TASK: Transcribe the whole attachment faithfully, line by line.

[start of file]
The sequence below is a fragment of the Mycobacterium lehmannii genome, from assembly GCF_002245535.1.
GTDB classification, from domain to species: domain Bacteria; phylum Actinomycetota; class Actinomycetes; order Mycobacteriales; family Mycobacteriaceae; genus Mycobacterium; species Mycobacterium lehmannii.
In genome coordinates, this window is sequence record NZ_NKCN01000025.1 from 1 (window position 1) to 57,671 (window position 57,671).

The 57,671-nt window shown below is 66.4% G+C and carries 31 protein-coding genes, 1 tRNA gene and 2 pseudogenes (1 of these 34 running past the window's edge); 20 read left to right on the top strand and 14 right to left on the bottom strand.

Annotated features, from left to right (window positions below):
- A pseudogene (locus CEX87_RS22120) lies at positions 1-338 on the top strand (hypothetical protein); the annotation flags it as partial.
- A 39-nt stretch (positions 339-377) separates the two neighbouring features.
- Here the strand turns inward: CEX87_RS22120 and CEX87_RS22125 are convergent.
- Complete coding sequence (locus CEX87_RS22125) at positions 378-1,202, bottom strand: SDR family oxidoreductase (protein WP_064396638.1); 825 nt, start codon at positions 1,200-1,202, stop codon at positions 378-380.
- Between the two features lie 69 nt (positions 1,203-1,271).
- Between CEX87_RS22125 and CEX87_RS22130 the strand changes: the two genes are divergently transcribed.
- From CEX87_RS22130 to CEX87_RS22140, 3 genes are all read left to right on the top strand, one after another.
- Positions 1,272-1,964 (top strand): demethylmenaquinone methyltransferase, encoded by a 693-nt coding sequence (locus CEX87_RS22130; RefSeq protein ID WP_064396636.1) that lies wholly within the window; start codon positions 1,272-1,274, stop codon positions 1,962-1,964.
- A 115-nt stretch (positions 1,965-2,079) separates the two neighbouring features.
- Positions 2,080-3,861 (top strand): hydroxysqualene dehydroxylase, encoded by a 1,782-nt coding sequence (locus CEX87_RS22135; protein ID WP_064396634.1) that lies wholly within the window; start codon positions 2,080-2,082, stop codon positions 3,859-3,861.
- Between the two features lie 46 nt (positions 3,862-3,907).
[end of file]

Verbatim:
The sequence below is a fragment of the Mycobacterium lehmannii genome, from assembly GCF_002245535.1.
GTDB classification, from domain to species: domain Bacteria; phylum Actinomycetota; class Actinomycetes; order Mycobacteriales; family Mycobacteriaceae; genus Mycobacterium; species Mycobacterium lehmannii.
In genome coordinates, this window is sequence record NZ_NKCN01000025.1 from 1 (window position 1) to 57,671 (window position 57,671).

The 57,671-nt window shown below is 66.4% G+C and carries 31 protein-coding genes, 1 tRNA gene and 2 pseudogenes (1 of these 34 running past the window's edge); 20 read left to right on the top strand and 14 right to left on the bottom strand.

Annotated features, from left to right (window positions below):
- A pseudogene (locus CEX87_RS22120) lies at positions 1-338 on the top strand (hypothetical protein); the annotation flags it as partial.
- A 39-nt stretch (positions 339-377) separates the two neighbouring features.
- Here the strand turns inward: CEX87_RS22120 and CEX87_RS22125 are convergent.
- Complete coding sequence (locus CEX87_RS22125) at positions 378-1,202, bottom strand: SDR family oxidoreductase (protein WP_064396638.1); 825 nt, start codon at positions 1,200-1,202, stop codon at positions 378-380.
- Between the two features lie 69 nt (positions 1,203-1,271).
- Between CEX87_RS22125 and CEX87_RS22130 the strand changes: the two genes are divergently transcribed.
- From CEX87_RS22130 to CEX87_RS22140, 3 genes are all read left to right on the top strand, one after another.
- Positions 1,272-1,964 (top strand): demethylmenaquinone methyltransferase, encoded by a 693-nt coding sequence (locus CEX87_RS22130; RefSeq protein ID WP_064396636.1) that lies wholly within the window; start codon positions 1,272-1,274, stop codon positions 1,962-1,964.
- A 115-nt stretch (positions 1,965-2,079) separates the two neighbouring features.
- Positions 2,080-3,861 (top strand): hydroxysqualene dehydroxylase, encoded by a 1,782-nt coding sequence (locus CEX87_RS22135; protein ID WP_064396634.1) that lies wholly within the window; start codon positions 2,080-2,082, stop codon positions 3,859-3,861.
- Between the two features lie 46 nt (positions 3,862-3,907).